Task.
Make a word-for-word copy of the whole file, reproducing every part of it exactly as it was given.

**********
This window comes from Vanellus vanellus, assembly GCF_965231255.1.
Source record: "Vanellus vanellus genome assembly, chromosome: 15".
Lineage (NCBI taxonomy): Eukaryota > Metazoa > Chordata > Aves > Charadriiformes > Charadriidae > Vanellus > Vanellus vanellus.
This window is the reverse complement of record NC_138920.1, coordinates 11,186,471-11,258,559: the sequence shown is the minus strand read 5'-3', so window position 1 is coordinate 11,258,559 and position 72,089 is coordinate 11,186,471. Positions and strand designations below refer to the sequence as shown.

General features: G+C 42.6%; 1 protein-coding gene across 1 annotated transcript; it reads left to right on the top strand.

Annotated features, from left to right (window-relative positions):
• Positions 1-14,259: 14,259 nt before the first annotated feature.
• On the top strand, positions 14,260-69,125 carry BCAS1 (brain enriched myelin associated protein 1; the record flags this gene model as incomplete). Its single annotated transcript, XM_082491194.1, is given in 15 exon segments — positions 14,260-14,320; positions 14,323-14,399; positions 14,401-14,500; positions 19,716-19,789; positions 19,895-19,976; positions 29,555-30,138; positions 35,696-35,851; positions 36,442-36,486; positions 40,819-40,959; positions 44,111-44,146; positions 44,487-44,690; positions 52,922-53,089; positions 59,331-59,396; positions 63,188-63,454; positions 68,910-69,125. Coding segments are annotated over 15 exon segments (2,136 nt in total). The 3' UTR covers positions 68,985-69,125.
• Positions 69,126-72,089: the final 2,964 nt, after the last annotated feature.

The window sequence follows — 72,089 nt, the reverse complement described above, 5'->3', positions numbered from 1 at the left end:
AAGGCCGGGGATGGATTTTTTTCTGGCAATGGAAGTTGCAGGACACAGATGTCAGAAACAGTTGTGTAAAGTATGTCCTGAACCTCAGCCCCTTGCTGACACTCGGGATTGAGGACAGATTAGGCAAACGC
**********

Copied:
This window comes from Vanellus vanellus, assembly GCF_965231255.1.
Source record: "Vanellus vanellus genome assembly, chromosome: 15".
Lineage (NCBI taxonomy): Eukaryota > Metazoa > Chordata > Aves > Charadriiformes > Charadriidae > Vanellus > Vanellus vanellus.
This window is the reverse complement of record NC_138920.1, coordinates 11,186,471-11,258,559: the sequence shown is the minus strand read 5'-3', so window position 1 is coordinate 11,258,559 and position 72,089 is coordinate 11,186,471. Positions and strand designations below refer to the sequence as shown.

General features: G+C 42.6%; 1 protein-coding gene across 1 annotated transcript; it reads left to right on the top strand.

Annotated features, from left to right (window-relative positions):
• Positions 1-14,259: 14,259 nt before the first annotated feature.
• On the top strand, positions 14,260-69,125 carry BCAS1 (brain enriched myelin associated protein 1; the record flags this gene model as incomplete). Its single annotated transcript, XM_082491194.1, is given in 15 exon segments — positions 14,260-14,320; positions 14,323-14,399; positions 14,401-14,500; positions 19,716-19,789; positions 19,895-19,976; positions 29,555-30,138; positions 35,696-35,851; positions 36,442-36,486; positions 40,819-40,959; positions 44,111-44,146; positions 44,487-44,690; positions 52,922-53,089; positions 59,331-59,396; positions 63,188-63,454; positions 68,910-69,125. Coding segments are annotated over 15 exon segments (2,136 nt in total). The 3' UTR covers positions 68,985-69,125.
• Positions 69,126-72,089: the final 2,964 nt, after the last annotated feature.

The window sequence follows — 72,089 nt, the reverse complement described above, 5'->3', positions numbered from 1 at the left end:
AAGGCCGGGGATGGATTTTTTTCTGGCAATGGAAGTTGCAGGACACAGATGTCAGAAACAGTTGTGTAAAGTATGTCCTGAACCTCAGCCCCTTGCTGACACTCGGGATTGAGGACAGATTAGGCAAACGC